The interior secretary calls the mention of possible stalled reforms during next year’s presidential campaigns “reprehensible.”
CIA Director Porter Goss’s brief, vague reference to potential instability in Mexico led to banner headlines in newspapers here and a harsh response from Mexico’s government on Thursday.
“The CIA analysis is wrong, it’s erroneous and it’s false,” said Interior Secretary Santiago Creel, considered a potential contender in the presidential race next year.
“It’s also reprehensible for an agency of a foreign government to be expressing opinions about Mexican affairs,” Creel said in a news conference.
“I reject interference in affairs of an internal character . . . in which the CIA has no reason to be making opinions,” Creel added.
The tough words result from the briefest of mentions during Goss’ testimony on Wednesday before the U.S. Senate’s Select Committee on Intelligence.
It occurred in a section of his written report on “potential areas for instability” that referred to “potential flashpoints” in some of the eight Latin American nations with elections next year.
“Campaigning for the 2006 presidential election in Mexico is likely to stall progress on fiscal, labor and energy reforms,” Goss said.
The comments passed almost unnoticed in the United States, but in Mexico City, the daily newspaper El Sol de Mexico made it the top story of the day: “Mexico unstable, according to the CIA.”
A rival paper, Milenio, led with the headline: “The CIA predicts ‘alarming risks’ for the campaigns.”
At his news conference, Creel President Vicente Fox’s top Cabinet secretary, said, “We know that (the CIA) frequently is mistaken and makes erroneous decisions . . .
“What we are going to have here is not a conflict but a democratic electoral competition, as intense or more so as those in the United States,” he added.
Attorney General Rafael Macedo de la Concha, for his part, said that he did not know what the CIA’s original information source was on the matter and confirmed that “the Mexican government is sticking with the democratic course and destiny, which establishes continuity in the country’s security and governability.”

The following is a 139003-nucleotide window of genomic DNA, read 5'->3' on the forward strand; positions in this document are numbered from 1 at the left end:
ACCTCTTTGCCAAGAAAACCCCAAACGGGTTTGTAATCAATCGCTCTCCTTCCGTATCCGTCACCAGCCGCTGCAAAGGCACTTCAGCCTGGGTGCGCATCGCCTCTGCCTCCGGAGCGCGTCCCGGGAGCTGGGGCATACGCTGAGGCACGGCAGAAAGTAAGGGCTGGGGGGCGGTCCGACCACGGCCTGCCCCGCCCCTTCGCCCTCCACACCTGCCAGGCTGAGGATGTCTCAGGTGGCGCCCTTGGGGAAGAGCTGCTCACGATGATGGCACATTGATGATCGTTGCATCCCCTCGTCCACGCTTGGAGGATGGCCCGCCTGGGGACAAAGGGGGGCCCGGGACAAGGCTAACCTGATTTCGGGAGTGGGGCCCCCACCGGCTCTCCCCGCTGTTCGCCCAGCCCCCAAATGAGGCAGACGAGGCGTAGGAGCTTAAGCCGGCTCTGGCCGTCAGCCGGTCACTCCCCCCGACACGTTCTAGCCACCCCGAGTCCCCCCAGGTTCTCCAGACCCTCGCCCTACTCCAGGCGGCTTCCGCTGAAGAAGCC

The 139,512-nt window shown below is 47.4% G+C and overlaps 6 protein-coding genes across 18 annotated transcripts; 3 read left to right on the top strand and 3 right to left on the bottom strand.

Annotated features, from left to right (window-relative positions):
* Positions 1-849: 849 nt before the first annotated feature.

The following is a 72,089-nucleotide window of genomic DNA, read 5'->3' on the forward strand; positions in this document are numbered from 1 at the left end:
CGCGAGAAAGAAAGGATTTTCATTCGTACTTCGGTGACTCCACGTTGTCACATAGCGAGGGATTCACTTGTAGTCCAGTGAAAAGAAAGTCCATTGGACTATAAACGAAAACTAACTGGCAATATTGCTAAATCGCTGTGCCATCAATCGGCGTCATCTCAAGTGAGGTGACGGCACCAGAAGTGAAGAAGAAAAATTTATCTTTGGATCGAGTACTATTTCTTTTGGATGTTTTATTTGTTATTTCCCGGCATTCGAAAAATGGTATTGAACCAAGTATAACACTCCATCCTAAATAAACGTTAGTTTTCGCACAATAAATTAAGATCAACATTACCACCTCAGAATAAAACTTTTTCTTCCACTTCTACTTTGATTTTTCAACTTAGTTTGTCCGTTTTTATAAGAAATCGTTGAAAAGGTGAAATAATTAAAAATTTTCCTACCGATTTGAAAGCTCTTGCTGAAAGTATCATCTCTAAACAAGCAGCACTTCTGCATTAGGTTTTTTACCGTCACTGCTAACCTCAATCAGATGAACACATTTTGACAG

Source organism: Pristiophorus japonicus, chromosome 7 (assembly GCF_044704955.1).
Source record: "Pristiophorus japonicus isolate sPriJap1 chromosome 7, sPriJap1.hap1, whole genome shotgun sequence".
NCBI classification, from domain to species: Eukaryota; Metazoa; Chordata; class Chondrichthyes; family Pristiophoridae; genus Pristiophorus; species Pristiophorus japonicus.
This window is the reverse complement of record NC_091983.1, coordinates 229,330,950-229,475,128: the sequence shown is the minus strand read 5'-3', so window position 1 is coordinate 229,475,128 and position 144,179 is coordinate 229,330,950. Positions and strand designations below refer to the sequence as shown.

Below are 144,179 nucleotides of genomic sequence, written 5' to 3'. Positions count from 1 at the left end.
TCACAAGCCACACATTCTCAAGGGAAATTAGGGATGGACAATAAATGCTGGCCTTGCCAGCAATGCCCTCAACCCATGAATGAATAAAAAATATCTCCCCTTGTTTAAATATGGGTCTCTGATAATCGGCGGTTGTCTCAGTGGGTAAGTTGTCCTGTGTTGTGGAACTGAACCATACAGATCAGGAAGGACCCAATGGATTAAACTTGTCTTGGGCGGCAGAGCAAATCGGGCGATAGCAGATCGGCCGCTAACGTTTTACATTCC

He also said that the current situation prevailing here is one of control and institutional security, adding that he saw “no elements that could cause what (Goss) affirmed in that report.”
Some opponents of the current Fox administration, however, seized upon Goss’ comments as an opportunity to attack the president.
César Santiago, a party official of the opposition Institutional Revolutionary Party, or PRI, termed the CIA director’s comments “correct” and blamed Fox for fostering a climate of “political deterioration” in the run-up to the 2006 elections.
Another PRI member, the party’s adjunct secretary to the executive, Javier Oliva, also said that Goss had correctly identified a buildup in political hostilities here “due to a lack of a presidential response to a wide segment of the population that had hoped for a real political change.”
A member of the National Action Party, or PAN, Fox successfully beat the PRI which had held the presidency for the previous 71 years in the 2000 election after running on a platform calling for “change.”
On Wednesday, Fox himself hurried past reporters who tried to ask him about the statements during an appearance in the port city of Veracruz.